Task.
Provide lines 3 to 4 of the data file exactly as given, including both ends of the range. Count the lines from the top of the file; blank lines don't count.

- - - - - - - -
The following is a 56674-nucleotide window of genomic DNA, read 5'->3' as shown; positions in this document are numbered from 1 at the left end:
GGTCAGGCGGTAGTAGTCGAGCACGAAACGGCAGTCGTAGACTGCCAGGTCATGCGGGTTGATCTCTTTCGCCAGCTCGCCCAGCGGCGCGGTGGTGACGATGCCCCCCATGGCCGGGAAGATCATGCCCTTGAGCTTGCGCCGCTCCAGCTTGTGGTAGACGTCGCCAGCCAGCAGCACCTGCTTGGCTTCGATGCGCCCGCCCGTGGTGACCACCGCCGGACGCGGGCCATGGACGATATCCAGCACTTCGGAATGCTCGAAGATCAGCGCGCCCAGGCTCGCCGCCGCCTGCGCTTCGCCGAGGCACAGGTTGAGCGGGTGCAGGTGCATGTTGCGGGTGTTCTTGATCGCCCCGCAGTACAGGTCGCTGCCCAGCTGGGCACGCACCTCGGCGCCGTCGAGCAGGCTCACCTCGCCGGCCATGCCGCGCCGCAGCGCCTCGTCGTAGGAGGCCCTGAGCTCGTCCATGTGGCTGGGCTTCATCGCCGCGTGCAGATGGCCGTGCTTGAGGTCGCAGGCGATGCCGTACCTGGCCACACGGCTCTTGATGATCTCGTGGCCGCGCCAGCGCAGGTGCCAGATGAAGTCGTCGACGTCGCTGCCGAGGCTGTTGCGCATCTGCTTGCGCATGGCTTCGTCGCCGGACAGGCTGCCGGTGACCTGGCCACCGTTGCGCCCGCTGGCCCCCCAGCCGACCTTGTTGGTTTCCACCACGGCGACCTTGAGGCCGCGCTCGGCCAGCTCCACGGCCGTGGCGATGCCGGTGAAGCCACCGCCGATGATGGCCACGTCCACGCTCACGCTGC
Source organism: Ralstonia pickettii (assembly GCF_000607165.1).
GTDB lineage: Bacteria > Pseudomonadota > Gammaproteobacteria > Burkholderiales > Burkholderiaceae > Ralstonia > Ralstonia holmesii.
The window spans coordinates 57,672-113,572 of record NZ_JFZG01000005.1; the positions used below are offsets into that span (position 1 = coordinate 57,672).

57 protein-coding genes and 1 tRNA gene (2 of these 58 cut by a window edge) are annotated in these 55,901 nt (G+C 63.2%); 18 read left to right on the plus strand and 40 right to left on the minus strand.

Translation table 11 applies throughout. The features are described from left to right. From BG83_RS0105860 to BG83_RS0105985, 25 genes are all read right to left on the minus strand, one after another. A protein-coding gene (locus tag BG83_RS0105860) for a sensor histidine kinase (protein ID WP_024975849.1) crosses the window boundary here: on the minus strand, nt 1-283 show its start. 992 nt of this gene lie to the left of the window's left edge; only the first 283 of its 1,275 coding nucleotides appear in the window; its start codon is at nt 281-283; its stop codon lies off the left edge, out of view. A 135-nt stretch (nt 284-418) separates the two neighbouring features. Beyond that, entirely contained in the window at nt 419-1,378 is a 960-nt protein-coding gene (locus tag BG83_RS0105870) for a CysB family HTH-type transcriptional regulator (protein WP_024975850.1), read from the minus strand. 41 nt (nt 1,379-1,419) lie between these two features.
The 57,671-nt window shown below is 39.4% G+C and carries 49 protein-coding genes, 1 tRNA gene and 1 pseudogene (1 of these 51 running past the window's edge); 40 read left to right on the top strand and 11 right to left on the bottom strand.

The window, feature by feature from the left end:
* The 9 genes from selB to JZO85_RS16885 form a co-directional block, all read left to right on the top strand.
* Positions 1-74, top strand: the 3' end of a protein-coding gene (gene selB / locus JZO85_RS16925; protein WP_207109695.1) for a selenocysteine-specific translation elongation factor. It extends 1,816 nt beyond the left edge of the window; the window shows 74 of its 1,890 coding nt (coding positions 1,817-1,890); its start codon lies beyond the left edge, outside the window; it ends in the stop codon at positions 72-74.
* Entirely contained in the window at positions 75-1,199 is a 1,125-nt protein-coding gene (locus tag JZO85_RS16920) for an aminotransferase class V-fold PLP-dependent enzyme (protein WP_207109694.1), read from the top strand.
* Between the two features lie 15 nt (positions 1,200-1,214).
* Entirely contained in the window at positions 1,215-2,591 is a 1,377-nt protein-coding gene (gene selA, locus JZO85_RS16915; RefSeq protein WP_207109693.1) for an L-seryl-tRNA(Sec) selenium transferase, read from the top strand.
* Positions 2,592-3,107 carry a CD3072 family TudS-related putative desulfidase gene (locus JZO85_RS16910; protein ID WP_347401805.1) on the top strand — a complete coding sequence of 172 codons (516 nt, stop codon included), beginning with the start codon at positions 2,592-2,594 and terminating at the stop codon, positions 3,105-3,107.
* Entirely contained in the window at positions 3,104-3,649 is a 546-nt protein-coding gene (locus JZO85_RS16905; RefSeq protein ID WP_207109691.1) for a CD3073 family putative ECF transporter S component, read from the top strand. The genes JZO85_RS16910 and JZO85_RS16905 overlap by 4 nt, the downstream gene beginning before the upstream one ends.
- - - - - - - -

Source organism: Ralstonia pickettii (assembly GCF_000607165.1).
GTDB lineage: Bacteria > Pseudomonadota > Gammaproteobacteria > Burkholderiales > Burkholderiaceae > Ralstonia > Ralstonia holmesii.